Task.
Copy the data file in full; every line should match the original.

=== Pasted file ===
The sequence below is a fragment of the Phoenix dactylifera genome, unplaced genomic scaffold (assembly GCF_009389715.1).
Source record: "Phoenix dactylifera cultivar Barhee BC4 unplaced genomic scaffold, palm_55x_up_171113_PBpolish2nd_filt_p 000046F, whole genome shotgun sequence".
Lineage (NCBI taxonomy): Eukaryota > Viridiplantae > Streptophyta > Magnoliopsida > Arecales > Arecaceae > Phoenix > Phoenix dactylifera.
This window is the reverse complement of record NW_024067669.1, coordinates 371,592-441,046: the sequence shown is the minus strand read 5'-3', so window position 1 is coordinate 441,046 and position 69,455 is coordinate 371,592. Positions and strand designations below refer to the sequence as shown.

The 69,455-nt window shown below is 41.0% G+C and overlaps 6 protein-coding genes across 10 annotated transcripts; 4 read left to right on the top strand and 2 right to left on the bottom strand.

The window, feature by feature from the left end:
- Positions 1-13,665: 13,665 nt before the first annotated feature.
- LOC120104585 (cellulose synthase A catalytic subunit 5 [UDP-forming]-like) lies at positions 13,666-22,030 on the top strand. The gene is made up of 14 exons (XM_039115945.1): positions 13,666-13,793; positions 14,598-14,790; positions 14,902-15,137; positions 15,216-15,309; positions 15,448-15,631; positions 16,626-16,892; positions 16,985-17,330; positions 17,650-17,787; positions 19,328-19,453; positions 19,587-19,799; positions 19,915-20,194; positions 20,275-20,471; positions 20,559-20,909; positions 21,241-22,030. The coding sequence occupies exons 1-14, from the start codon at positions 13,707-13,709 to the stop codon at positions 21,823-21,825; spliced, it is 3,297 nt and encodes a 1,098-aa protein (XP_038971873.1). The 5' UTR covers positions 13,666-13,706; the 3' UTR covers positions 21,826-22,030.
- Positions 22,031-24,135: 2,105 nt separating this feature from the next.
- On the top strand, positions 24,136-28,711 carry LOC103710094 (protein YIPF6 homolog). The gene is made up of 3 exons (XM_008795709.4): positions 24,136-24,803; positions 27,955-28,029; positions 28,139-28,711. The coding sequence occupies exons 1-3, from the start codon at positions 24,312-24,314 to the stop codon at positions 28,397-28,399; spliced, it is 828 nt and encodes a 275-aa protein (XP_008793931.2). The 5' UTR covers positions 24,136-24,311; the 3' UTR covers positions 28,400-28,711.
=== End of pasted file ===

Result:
The sequence below is a fragment of the Phoenix dactylifera genome, unplaced genomic scaffold (assembly GCF_009389715.1).
Source record: "Phoenix dactylifera cultivar Barhee BC4 unplaced genomic scaffold, palm_55x_up_171113_PBpolish2nd_filt_p 000046F, whole genome shotgun sequence".
Lineage (NCBI taxonomy): Eukaryota > Viridiplantae > Streptophyta > Magnoliopsida > Arecales > Arecaceae > Phoenix > Phoenix dactylifera.
This window is the reverse complement of record NW_024067669.1, coordinates 371,592-441,046: the sequence shown is the minus strand read 5'-3', so window position 1 is coordinate 441,046 and position 69,455 is coordinate 371,592. Positions and strand designations below refer to the sequence as shown.

The 69,455-nt window shown below is 41.0% G+C and overlaps 6 protein-coding genes across 10 annotated transcripts; 4 read left to right on the top strand and 2 right to left on the bottom strand.

The window, feature by feature from the left end:
- Positions 1-13,665: 13,665 nt before the first annotated feature.
- LOC120104585 (cellulose synthase A catalytic subunit 5 [UDP-forming]-like) lies at positions 13,666-22,030 on the top strand. The gene is made up of 14 exons (XM_039115945.1): positions 13,666-13,793; positions 14,598-14,790; positions 14,902-15,137; positions 15,216-15,309; positions 15,448-15,631; positions 16,626-16,892; positions 16,985-17,330; positions 17,650-17,787; positions 19,328-19,453; positions 19,587-19,799; positions 19,915-20,194; positions 20,275-20,471; positions 20,559-20,909; positions 21,241-22,030. The coding sequence occupies exons 1-14, from the start codon at positions 13,707-13,709 to the stop codon at positions 21,823-21,825; spliced, it is 3,297 nt and encodes a 1,098-aa protein (XP_038971873.1). The 5' UTR covers positions 13,666-13,706; the 3' UTR covers positions 21,826-22,030.
- Positions 22,031-24,135: 2,105 nt separating this feature from the next.
- On the top strand, positions 24,136-28,711 carry LOC103710094 (protein YIPF6 homolog). The gene is made up of 3 exons (XM_008795709.4): positions 24,136-24,803; positions 27,955-28,029; positions 28,139-28,711. The coding sequence occupies exons 1-3, from the start codon at positions 24,312-24,314 to the stop codon at positions 28,397-28,399; spliced, it is 828 nt and encodes a 275-aa protein (XP_008793931.2). The 5' UTR covers positions 24,136-24,311; the 3' UTR covers positions 28,400-28,711.